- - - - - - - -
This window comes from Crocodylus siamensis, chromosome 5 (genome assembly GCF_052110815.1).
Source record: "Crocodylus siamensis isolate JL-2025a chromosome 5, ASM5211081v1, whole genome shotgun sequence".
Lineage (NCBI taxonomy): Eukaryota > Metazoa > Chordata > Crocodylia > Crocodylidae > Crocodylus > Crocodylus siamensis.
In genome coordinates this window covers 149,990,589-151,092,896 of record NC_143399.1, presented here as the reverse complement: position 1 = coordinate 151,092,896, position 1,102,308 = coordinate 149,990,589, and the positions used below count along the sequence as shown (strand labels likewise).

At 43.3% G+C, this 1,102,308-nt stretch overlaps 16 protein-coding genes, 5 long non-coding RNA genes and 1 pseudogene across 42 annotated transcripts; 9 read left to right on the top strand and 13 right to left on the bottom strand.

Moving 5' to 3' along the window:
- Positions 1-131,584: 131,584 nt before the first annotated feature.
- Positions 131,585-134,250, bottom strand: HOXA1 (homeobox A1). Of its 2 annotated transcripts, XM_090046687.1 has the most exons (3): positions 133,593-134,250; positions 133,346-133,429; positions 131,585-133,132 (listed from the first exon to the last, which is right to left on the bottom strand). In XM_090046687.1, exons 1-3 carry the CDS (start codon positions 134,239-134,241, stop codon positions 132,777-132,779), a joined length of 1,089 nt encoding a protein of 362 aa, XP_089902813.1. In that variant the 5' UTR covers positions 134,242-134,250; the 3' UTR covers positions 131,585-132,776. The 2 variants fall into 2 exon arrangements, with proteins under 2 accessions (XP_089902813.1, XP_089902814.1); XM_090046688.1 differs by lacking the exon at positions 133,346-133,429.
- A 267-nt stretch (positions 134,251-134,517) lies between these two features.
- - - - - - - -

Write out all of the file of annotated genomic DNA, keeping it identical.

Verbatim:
This window comes from Crocodylus siamensis, chromosome 5 (genome assembly GCF_052110815.1).
Source record: "Crocodylus siamensis isolate JL-2025a chromosome 5, ASM5211081v1, whole genome shotgun sequence".
Lineage (NCBI taxonomy): Eukaryota > Metazoa > Chordata > Crocodylia > Crocodylidae > Crocodylus > Crocodylus siamensis.
In genome coordinates this window covers 149,990,589-151,092,896 of record NC_143399.1, presented here as the reverse complement: position 1 = coordinate 151,092,896, position 1,102,308 = coordinate 149,990,589, and the positions used below count along the sequence as shown (strand labels likewise).

At 43.3% G+C, this 1,102,308-nt stretch overlaps 16 protein-coding genes, 5 long non-coding RNA genes and 1 pseudogene across 42 annotated transcripts; 9 read left to right on the top strand and 13 right to left on the bottom strand.

Moving 5' to 3' along the window:
- Positions 1-131,584: 131,584 nt before the first annotated feature.
- Positions 131,585-134,250, bottom strand: HOXA1 (homeobox A1). Of its 2 annotated transcripts, XM_090046687.1 has the most exons (3): positions 133,593-134,250; positions 133,346-133,429; positions 131,585-133,132 (listed from the first exon to the last, which is right to left on the bottom strand). In XM_090046687.1, exons 1-3 carry the CDS (start codon positions 134,239-134,241, stop codon positions 132,777-132,779), a joined length of 1,089 nt encoding a protein of 362 aa, XP_089902813.1. In that variant the 5' UTR covers positions 134,242-134,250; the 3' UTR covers positions 131,585-132,776. The 2 variants fall into 2 exon arrangements, with proteins under 2 accessions (XP_089902813.1, XP_089902814.1); XM_090046688.1 differs by lacking the exon at positions 133,346-133,429.
- A 267-nt stretch (positions 134,251-134,517) lies between these two features.